JUDE’S LIFE LESSONS
‘You need to get back up again’
WISDOM BECOMES HER! JUDE BEGINS A NEW GIG AT THE WEEKLY
It’s been a long time since Jude Dobson last shared words of wisdom in the New Zealand Woman’s Weekly via her column Ask Jude. So long, in fact, that when she’s asked how many years she did it, there’s a rather lengthy pause.
“Um, I know I started in the early ’90s, when I was a young woman living in Ohakea and my husband was in the air force, and I actually had a computer at home, which was pretty cool,” she says, racking her brain for dates. “Was it 1991? I know I was in my 20s. I can remember some of the letters, but I can’t remember how long I did it for. Hmm.”
Jude’s memory may have failed her on that point, but her ability to help readers deal with some of the dilemmas life throws at them is still as spot-on as ever, as we’ll get to see now that she has returned to the Weekly with a new advice column, Hey Jude.
The former TV host turned producer and documentary maker has been looking forward to coming back to the magazine, which first featured her in an article in 1989 when she landed the job on game show Sale of the Century.
By our reckoning, she was our advice columnist from
1994 to 1997, tackling questions on everything from falling out with friends to meddling mothers-in-law. After that, her
Weekly column changed from advice to handy tips and recipes to tie in with her TV show,
5.30 with Jude.
Although she’d had training as a Lifeline counsellor when she took on the column, she was somewhat lacking when it came to life experience.
“But I think my answers were pretty good and from a couple that I’ve looked at, I think I’d say the same thing today.”
She’s since had the benefit of considerable life experience, especially when it comes to parenting and being a member of the “sandwich generation” – looking out for both children and ageing parents – and has also picked up valuable insights along the way from research she’s done, particularly for Raising Children, an online video resource she puts together.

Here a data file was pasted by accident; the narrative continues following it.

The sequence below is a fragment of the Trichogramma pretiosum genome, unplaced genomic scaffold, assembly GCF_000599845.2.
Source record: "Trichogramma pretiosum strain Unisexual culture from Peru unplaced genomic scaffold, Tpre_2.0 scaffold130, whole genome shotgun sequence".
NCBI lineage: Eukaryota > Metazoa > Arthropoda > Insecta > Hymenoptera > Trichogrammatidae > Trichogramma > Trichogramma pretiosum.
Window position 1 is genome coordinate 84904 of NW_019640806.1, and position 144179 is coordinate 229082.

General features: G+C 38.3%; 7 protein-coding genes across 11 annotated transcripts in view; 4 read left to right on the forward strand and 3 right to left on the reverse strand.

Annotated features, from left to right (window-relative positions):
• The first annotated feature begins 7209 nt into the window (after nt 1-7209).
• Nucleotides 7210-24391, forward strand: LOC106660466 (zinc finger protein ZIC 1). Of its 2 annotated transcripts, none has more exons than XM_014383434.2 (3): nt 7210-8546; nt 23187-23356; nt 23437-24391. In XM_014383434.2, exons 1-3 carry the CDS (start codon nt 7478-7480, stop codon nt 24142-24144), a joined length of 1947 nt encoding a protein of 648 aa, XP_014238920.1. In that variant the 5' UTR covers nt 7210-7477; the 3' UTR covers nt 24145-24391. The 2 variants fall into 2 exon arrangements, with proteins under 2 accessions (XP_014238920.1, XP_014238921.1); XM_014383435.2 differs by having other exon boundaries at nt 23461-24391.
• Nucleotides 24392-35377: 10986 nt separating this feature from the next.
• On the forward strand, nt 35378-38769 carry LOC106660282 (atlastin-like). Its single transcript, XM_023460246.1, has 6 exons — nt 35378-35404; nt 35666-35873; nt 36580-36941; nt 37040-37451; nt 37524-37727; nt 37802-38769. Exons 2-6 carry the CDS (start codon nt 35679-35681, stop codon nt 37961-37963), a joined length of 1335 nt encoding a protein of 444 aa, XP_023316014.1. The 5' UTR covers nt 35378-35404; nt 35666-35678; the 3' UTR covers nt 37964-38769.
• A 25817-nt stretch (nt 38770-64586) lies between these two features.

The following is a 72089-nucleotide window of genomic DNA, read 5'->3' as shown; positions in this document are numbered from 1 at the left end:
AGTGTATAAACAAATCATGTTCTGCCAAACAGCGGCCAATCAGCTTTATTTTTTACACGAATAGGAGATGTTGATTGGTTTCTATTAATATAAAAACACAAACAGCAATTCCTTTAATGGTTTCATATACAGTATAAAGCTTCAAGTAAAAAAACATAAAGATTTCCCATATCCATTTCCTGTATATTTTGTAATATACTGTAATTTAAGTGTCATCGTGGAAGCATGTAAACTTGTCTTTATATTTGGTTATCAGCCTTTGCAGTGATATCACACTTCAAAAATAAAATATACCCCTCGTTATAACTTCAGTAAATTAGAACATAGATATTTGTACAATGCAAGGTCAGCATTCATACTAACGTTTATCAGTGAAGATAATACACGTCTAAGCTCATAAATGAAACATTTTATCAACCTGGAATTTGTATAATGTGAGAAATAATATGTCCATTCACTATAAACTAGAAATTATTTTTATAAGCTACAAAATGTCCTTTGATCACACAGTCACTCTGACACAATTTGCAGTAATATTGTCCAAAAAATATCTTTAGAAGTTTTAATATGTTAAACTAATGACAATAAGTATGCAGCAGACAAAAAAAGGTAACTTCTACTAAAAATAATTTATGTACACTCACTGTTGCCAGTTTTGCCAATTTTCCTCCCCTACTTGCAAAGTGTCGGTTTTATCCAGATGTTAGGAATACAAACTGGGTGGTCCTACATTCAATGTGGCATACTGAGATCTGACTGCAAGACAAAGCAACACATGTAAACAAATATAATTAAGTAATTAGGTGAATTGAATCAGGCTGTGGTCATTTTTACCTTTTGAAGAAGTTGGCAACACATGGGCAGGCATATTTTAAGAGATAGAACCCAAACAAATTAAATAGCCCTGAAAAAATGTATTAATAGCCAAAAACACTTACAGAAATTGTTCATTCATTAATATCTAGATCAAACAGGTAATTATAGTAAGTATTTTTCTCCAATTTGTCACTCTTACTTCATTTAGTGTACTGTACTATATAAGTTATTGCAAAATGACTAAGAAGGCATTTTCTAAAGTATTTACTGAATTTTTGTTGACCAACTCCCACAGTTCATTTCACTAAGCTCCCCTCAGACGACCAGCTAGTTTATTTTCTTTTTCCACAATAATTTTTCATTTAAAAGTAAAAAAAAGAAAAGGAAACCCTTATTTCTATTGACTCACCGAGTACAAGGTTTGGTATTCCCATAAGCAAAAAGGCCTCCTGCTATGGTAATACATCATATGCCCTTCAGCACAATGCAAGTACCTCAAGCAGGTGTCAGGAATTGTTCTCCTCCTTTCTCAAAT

“And I think life experience doesn’t just have to mean what you’ve been through personally, but it’s from being around friends and family, and seeing how they have dealt with things. I’ve certainly been through plenty of that.”
Adding an empathetic nature and a no-nonsense attitude to those life lessons she’s learned along the way will help her to make useful suggestions – she doesn’t like the term “dispense advice” – to people who write into the Weekly with issues they need assistance with.
“Whatever you do, don’t describe me as the font of all knowledge,” she implores.
“That I am most definitely not. I’m more of a friendly ear, someone who’s just had a bit of experience.
“I’m not a really earnest person and if you want really serious advice, then you should go to a counsellor for it. But I’m also not that flippant person either, the one who says, ‘Oh mate, what are you worried about?’ I think I sit somewhere in the middle.
“I’ve found that a problem shared can be a problem halved and sometimes even just writing down how you’re feeling about a situation can get your thoughts in perspective.
“And when other people read these letters, they can relate to them and think, ‘Oh, that’s me.’ They might not have been able to write that letter themselves, but it can help them knowing they are not the only one going through something.”
Like anyone else, Jude has had her fair share of ups and downs in life. She has lost both her parents in the last couple of years – her mum Naomi died in 2016 and dad Bill passed away in July last year, and she misses them dreadfully.
She’s also missed her two oldest children while they’ve been living overseas – daughter Ella (23) has been working as an animator in New York, while son Jack (21) went to the University of Washington in Seattle on an exchange programme. The youngest, Rosie (15), is still at home with Jude and her husband Graeme.
Although she’s had great success with Raising Children and a documentary series she made about Kiwi involvement in World War I, last year she was turned down for funding for another project. “That was so disappointing, but I’ll just have to find other ways to fund it.”
And there were certainly plenty of highs and lows throughout her TV career, which she nearly gave up after three months, thanks to a barrage of unpleasant comments about “having too much personality” after she started on Sale of the Century.
“I don’t think anyone can say they haven’t